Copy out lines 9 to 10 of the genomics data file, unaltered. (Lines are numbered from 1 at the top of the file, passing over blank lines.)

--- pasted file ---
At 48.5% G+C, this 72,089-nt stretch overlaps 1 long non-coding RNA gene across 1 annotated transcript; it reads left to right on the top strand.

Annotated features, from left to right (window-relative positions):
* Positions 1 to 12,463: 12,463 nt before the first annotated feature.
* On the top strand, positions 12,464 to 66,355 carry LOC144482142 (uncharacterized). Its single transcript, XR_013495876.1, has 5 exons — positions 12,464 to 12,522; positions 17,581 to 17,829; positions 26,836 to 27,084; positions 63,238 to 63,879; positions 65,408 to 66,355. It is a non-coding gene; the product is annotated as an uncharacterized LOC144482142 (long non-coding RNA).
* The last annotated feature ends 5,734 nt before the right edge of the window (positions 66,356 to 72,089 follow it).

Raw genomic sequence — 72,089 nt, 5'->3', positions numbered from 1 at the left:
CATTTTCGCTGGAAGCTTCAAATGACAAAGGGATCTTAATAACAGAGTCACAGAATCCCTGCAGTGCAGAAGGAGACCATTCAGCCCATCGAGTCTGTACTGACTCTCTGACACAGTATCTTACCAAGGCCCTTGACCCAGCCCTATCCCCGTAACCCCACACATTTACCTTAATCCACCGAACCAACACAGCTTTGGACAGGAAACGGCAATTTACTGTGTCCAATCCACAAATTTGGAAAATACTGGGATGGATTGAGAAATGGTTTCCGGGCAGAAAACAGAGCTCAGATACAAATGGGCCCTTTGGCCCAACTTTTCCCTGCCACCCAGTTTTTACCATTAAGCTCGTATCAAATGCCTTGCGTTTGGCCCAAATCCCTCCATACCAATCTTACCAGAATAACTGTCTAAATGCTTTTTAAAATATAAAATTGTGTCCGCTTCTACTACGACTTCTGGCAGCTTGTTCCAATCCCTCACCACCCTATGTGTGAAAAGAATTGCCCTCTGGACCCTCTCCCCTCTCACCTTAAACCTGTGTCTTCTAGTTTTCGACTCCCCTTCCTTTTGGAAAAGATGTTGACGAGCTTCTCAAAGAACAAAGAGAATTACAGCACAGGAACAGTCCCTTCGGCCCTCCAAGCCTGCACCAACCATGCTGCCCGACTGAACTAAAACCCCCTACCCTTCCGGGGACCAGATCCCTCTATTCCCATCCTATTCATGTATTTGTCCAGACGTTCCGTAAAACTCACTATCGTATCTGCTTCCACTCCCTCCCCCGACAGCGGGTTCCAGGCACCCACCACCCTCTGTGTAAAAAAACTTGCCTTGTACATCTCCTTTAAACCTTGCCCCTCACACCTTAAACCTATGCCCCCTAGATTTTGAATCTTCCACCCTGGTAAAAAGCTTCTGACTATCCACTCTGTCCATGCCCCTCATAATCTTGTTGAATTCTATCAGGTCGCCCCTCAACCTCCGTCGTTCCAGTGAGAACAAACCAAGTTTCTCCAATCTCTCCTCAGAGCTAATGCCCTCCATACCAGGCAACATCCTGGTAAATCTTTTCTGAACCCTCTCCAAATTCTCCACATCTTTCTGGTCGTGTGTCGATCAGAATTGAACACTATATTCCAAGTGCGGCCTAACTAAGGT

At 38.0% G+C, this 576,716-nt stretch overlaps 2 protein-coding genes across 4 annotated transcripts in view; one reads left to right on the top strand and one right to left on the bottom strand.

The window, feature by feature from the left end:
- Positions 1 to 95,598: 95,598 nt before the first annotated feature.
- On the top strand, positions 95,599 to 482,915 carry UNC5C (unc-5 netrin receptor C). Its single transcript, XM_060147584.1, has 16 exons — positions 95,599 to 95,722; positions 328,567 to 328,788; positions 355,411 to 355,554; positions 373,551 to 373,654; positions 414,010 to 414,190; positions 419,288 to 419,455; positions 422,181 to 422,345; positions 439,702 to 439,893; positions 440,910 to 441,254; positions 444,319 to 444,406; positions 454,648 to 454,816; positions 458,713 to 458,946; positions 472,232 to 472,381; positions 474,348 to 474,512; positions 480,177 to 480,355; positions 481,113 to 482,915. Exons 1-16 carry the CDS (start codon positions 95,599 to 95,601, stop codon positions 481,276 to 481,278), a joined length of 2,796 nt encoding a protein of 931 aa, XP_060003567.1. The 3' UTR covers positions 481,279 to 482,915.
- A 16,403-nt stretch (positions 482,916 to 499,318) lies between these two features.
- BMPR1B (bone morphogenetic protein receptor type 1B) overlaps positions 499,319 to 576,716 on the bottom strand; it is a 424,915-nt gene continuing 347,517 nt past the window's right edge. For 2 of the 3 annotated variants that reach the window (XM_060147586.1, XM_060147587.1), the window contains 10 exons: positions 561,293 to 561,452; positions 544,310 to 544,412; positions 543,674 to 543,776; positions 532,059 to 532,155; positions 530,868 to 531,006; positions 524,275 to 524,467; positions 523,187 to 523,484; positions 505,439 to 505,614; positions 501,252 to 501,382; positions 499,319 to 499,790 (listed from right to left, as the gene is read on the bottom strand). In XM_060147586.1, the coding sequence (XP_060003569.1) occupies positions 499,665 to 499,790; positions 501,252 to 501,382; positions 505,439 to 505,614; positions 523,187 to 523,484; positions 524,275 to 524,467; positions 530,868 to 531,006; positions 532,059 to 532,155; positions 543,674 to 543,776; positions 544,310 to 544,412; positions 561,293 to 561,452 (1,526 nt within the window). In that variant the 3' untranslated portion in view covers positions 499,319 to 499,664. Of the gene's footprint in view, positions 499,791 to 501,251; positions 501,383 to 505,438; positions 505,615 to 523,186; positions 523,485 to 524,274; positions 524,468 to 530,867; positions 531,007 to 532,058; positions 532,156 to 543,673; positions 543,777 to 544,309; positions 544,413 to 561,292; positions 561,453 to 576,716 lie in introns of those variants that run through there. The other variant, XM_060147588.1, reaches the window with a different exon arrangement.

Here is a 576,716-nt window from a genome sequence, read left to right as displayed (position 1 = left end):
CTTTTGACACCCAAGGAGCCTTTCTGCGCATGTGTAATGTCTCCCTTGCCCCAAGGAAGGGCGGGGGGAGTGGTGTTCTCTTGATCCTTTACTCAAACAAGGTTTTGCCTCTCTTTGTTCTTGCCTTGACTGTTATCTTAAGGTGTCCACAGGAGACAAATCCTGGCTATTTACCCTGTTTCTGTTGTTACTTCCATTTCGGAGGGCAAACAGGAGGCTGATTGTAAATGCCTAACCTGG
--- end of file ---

The window, feature by feature from the left end:
- Positions 1 to 95,598: 95,598 nt before the first annotated feature.